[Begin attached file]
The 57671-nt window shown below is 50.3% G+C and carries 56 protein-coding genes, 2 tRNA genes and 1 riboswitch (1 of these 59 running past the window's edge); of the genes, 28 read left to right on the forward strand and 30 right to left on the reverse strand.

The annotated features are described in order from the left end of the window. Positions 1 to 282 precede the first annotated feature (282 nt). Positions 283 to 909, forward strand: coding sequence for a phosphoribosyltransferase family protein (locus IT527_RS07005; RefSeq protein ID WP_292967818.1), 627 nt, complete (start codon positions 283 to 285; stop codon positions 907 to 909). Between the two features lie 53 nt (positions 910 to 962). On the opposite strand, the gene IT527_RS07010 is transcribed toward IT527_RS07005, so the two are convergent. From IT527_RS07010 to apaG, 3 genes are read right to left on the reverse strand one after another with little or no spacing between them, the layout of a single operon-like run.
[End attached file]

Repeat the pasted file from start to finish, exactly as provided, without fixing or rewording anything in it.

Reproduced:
The 57671-nt window shown below is 50.3% G+C and carries 56 protein-coding genes, 2 tRNA genes and 1 riboswitch (1 of these 59 running past the window's edge); of the genes, 28 read left to right on the forward strand and 30 right to left on the reverse strand.

The annotated features are described in order from the left end of the window. Positions 1 to 282 precede the first annotated feature (282 nt). Positions 283 to 909, forward strand: coding sequence for a phosphoribosyltransferase family protein (locus IT527_RS07005; RefSeq protein ID WP_292967818.1), 627 nt, complete (start codon positions 283 to 285; stop codon positions 907 to 909). Between the two features lie 53 nt (positions 910 to 962). On the opposite strand, the gene IT527_RS07010 is transcribed toward IT527_RS07005, so the two are convergent. From IT527_RS07010 to apaG, 3 genes are read right to left on the reverse strand one after another with little or no spacing between them, the layout of a single operon-like run.